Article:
To identify if an animal is male, we need to know if the value in the sex column is equal to the string "male". To sort the table by age, we need to know if one animal’s age is less than another’s and should come before it. To filter the table to show only young animals, we might want to know if an animal’s age is less than 2. Pyret has Boolean operators, too: equals (==), less-than (<), greater-than (>), as well as greater-than-or-equal (>=) and less-than-or-equal (<=).


In pairs, students complete Numbers and Strings (Page 42).

Discuss what students have learned about Pyret:

  • Numbers and Strings evaluate to themselves.

  • Anything in quotes is a String, even something like "42".

  • Strings must have quotation marks on both sides.

  • Operators like +, -, *, and / need spaces around them.

  • Any time there is more than one operator being used, Pyret requires that you use parentheses.

  • Types matter! We can add two Numbers or two Strings to one another, but we can’t add the Number 4 to the String "hello".

Error messages are a way for Pyret to explain what went wrong, and are a really helpful way of finding mistakes. Emphasize how useful they can be, and why students should read those messages out loud before asking for help. Have students see the following errors:

  • 6 / 0. In this case, Pyret obeys the same rules as humans, and gives an error.

  • A`(2 + 2`. An unclosed quotation mark is a problem, and so is an unmatched parentheses.

In pairs, students complete Booleans (Page 43).


Debrief student answers as a class.

Going Deeper

By using the and and or operators, we can combine boolean tests, as in: (1 > 2) and ("a" == "b"). This is handy for more complex programs! For example, we might want to ask if a character in a video game has run out of health points and if they have any more lives. We might want to know if someone’s ZIP Code puts them in Texas or New Mexico. When you go out to eat at a restaurant, you might ask what items on the menu have meat and cheese. We’ll use these Boolean operators in a lot of our Data Science work later on. See "Additional Exercises" if you’d like to have students get some practice with and and or.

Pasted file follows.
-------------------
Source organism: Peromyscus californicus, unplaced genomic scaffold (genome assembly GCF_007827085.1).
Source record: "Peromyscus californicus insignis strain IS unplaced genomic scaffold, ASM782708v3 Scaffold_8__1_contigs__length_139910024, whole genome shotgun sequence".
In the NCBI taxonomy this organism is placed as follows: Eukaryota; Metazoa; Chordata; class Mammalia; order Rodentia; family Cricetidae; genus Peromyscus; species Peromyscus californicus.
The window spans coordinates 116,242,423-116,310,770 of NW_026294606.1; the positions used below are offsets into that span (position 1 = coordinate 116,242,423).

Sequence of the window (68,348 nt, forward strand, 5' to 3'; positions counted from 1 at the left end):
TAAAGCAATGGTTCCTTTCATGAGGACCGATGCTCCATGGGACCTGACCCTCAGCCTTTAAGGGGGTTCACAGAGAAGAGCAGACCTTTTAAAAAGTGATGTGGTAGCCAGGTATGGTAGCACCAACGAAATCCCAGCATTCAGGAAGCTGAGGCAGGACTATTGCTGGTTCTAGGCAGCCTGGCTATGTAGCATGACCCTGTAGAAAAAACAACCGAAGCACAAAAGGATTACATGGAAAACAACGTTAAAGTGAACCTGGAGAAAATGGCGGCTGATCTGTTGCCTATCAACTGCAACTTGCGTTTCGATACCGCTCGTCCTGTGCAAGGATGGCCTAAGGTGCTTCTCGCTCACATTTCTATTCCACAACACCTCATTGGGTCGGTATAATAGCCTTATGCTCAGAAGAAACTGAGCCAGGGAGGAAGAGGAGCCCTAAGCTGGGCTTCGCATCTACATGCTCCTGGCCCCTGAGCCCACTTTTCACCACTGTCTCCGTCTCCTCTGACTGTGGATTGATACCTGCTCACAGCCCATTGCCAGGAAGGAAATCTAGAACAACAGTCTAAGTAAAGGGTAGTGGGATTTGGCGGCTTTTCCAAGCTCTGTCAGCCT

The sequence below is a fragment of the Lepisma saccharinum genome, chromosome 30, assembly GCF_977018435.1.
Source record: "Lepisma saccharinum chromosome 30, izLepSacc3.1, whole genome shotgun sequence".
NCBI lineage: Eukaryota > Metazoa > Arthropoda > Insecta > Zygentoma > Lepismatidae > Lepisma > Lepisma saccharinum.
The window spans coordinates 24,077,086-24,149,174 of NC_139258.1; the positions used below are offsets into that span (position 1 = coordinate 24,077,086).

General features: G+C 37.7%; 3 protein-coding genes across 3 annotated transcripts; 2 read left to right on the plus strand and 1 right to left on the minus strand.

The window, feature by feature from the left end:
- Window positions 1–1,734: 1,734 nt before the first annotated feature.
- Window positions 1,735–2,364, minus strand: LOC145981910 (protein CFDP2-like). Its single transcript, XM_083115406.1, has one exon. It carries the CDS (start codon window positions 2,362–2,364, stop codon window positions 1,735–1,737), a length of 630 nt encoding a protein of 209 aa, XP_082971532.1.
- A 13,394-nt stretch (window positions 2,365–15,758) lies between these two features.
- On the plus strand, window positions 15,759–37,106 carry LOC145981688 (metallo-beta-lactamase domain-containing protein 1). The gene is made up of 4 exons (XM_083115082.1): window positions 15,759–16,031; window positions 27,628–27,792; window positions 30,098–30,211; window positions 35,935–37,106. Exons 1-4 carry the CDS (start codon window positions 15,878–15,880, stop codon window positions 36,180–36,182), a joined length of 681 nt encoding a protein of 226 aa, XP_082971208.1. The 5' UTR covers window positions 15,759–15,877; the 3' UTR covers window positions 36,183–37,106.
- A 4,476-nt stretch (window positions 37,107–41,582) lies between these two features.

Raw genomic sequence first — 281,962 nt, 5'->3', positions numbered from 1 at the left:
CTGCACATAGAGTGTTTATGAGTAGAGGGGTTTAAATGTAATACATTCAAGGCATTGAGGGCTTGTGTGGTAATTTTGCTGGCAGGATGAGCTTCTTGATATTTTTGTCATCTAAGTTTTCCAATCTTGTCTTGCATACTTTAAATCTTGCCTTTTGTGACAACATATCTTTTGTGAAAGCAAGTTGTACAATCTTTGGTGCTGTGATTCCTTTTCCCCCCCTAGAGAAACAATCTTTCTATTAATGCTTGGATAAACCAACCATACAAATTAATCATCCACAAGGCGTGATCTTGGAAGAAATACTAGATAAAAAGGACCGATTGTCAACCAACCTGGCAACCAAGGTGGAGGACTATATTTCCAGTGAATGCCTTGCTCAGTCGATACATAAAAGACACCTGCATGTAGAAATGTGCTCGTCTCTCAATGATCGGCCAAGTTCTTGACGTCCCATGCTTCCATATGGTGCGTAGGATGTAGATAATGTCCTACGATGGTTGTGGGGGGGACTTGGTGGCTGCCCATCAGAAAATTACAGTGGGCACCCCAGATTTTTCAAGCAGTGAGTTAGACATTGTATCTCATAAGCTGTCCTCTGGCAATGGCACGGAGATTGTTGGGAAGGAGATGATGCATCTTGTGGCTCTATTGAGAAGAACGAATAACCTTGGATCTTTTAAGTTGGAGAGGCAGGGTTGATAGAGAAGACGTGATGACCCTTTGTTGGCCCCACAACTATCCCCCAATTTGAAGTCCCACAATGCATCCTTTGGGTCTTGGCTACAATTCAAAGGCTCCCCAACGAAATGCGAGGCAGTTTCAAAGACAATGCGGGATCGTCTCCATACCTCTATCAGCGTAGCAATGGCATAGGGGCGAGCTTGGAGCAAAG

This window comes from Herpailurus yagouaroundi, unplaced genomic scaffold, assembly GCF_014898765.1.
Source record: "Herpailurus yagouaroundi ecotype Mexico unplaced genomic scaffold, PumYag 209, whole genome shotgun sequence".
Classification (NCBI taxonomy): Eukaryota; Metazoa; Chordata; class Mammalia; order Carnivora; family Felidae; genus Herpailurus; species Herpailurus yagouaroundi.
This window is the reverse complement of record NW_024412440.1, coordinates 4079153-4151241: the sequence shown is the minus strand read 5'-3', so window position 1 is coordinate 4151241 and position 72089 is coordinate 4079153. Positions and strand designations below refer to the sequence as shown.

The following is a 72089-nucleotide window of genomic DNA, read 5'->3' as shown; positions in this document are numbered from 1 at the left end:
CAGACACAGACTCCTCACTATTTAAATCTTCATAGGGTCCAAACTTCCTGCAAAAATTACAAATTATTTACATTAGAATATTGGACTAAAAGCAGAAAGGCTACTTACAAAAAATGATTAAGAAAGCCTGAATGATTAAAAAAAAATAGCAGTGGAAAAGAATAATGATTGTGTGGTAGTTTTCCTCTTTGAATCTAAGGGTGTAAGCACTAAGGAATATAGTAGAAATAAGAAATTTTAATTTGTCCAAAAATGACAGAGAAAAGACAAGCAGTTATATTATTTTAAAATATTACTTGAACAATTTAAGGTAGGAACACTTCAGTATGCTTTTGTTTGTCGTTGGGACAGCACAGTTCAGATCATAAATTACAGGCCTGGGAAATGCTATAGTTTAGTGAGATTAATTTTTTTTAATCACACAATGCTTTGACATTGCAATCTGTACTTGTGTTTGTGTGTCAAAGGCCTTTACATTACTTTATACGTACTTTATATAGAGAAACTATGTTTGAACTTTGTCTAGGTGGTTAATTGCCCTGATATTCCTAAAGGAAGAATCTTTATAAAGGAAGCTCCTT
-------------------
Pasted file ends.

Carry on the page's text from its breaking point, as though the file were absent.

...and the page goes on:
🔗Defining Values 20 minutes


Students learn how to define values in Pyret (note that these definitions work the way variable substitution does in math, as opposed to variable assignment you may have seen in other programming languages).


Pyret allows us to define names for values using the = sign. In math, you’re probably used to seeing definitions like x = 4, which defines the name x to be the value 4. Pyret works the same way, and you’ve already seen two names defined in this file: shelter-sheet and animals-table. We generally write definitions on the left, in the Definitions Area. You can add your own definitions, for example:

my-name = "Maya"
sum = 2 + 2
kittens-are-cute = true

With your partner, take turns adding definitions to this file:

  • Define a value with name food, whose value is a String representing your favorite food

  • Define a value with name year, whose value is a Number representing the current year

  • Define a value with name likes-cats, whose value is a Boolean that is true if you like cats and false if you don’t


Why is it useful to be able to define values, and refer to them by name?

🔗Additional Exercises:

These materials were developed partly through support of the National Science Foundation, (awards 1042210, 1535276, 1648684, and 1738598). CCbadge Bootstrap:Integrated Oklahoma by Jen Poole is licensed under a Creative Commons 4.0 Unported License. Based on a work at Permissions beyond the scope of this license may be available by contacting